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Proximate Causation in a Negligence Action and the Granting of a Directed Verdict in a Negligence Action

Mostly everyone has heard of the term “negligence.” Negligence actions oftentimes form the basis of personal injury claims and, in certain instances, property damage claims. (For example, this article discusses negligence actions in premise liability claims.) To prove a negligence claim, a plaintiff must prove the following elements: 1) the defendant owed a duty of care to the plaintiff, 2) the defendant breached that duty of care, 3) the defendant’s breach proximately caused damages to the plaintiff, and 4) the plaintiff suffered injuries / damages. The Florida Supreme Court in Sanders v. ERP Operating, Ltd. Partnership, 2015 WL 569041 (Fla. 2015) recently...

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Photographic / Video Evidence Needs to be Relevant and Outweigh any Unfair Prejudice to the Opposing Party

During trial, a party may move to admit photographic evidence. The opposing party, however, may object based on either the relevancy of the evidence or, if relevant, that the probative value of the evidence is outweighed by the unfair prejudice to that party if the evidence is admitted. “The test for admissibility of photographic evidence is relevancy rather than necessity.” Pope. V. State, 679 So.2d 710, 713 (Fla. 1996) (photographs in murder trial were relevant to establish manner in which murder was committed and condition of crime scene). This same test applies to video evidence. See Zelaznik v. Isensee, 2014 WL 2596140...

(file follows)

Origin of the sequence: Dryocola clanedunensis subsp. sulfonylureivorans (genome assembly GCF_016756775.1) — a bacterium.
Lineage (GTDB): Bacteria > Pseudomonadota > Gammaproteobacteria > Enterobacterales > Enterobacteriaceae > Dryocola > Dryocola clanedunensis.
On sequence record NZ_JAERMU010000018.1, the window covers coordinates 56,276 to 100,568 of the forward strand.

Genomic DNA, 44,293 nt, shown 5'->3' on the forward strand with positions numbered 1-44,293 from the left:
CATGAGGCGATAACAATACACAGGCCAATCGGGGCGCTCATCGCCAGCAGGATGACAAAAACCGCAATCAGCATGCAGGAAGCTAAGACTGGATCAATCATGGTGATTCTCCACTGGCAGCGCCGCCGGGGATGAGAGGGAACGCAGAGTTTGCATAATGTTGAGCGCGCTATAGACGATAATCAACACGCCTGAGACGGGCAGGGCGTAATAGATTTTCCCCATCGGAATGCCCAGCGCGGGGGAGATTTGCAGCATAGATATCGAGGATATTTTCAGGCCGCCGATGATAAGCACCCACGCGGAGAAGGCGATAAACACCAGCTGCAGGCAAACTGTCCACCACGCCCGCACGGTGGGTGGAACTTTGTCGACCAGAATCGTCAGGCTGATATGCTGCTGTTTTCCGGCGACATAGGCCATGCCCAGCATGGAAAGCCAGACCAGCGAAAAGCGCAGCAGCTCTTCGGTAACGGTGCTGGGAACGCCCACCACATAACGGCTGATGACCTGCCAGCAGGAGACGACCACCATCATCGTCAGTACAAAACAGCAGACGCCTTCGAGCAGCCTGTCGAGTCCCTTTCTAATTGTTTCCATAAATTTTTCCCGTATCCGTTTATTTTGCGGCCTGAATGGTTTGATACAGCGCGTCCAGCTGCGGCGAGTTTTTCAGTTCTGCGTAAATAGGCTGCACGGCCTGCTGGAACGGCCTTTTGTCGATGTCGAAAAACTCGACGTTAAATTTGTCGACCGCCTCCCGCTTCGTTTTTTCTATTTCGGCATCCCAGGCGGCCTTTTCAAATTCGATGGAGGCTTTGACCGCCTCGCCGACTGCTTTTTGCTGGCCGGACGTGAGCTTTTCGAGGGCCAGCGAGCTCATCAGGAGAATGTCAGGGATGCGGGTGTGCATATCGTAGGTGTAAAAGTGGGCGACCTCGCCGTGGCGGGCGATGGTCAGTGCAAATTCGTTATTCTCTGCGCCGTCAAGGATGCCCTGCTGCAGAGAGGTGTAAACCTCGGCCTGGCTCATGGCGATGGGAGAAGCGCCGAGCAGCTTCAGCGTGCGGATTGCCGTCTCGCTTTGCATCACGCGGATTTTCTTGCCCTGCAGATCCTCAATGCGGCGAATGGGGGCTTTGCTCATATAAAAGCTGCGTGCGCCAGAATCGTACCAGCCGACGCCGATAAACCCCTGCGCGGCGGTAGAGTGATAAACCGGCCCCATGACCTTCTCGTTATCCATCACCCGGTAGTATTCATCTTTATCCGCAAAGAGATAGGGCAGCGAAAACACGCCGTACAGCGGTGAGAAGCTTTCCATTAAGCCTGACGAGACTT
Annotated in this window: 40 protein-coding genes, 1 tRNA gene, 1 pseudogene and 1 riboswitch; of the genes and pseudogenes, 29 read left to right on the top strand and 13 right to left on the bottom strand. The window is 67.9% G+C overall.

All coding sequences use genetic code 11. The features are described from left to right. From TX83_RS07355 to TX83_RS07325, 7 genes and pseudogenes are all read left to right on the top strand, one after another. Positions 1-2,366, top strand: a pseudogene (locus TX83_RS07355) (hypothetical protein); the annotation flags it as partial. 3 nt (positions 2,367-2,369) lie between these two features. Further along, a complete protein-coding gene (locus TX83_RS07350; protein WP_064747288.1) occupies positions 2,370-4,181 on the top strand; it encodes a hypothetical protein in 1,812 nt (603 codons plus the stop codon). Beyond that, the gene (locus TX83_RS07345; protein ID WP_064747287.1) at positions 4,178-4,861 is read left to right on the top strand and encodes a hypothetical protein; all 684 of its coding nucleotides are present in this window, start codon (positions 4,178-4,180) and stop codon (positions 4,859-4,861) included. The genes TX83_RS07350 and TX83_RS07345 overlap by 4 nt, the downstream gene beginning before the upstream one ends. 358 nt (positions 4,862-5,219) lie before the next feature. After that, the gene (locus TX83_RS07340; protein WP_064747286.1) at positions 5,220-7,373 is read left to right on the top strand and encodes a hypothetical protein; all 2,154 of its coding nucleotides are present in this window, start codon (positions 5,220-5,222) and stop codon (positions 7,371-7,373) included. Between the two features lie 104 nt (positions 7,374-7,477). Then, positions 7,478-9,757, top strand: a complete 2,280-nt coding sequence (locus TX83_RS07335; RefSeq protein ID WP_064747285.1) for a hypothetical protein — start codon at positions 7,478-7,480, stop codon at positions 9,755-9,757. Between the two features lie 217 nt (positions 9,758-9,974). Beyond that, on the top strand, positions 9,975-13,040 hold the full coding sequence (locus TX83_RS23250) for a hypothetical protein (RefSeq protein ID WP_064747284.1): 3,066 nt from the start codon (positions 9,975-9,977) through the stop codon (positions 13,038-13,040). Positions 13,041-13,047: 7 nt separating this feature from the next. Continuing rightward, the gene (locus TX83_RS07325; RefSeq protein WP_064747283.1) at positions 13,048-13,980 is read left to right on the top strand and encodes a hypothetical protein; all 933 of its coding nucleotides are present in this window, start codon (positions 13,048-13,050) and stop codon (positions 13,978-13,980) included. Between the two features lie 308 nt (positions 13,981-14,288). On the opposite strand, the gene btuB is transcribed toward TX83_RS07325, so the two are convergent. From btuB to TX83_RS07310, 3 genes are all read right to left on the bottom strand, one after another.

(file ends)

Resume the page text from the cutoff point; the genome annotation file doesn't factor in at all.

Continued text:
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Admissions Against a Party Are Admissible Exceptions to the Hearsay Rule

  Previously, I discussed the business records exception to the hearsay rule (of inadmissible evidence).  Another exception to the hearsay rule deals with admissions against party opponents.  This is an important exception to the hearsay rule that will apply in civil disputes so that a witness can testify about a statement made by a representative / employee of an opposing party without this statement being deemed inadmissible hearsay. This hearsay exception in Florida Statute s. 90.803(18) states that the following statements (admissions) are admissible: (18) Admissions.--A statement that is offered against a party and is: (a) The party's own statement in either an individual or a...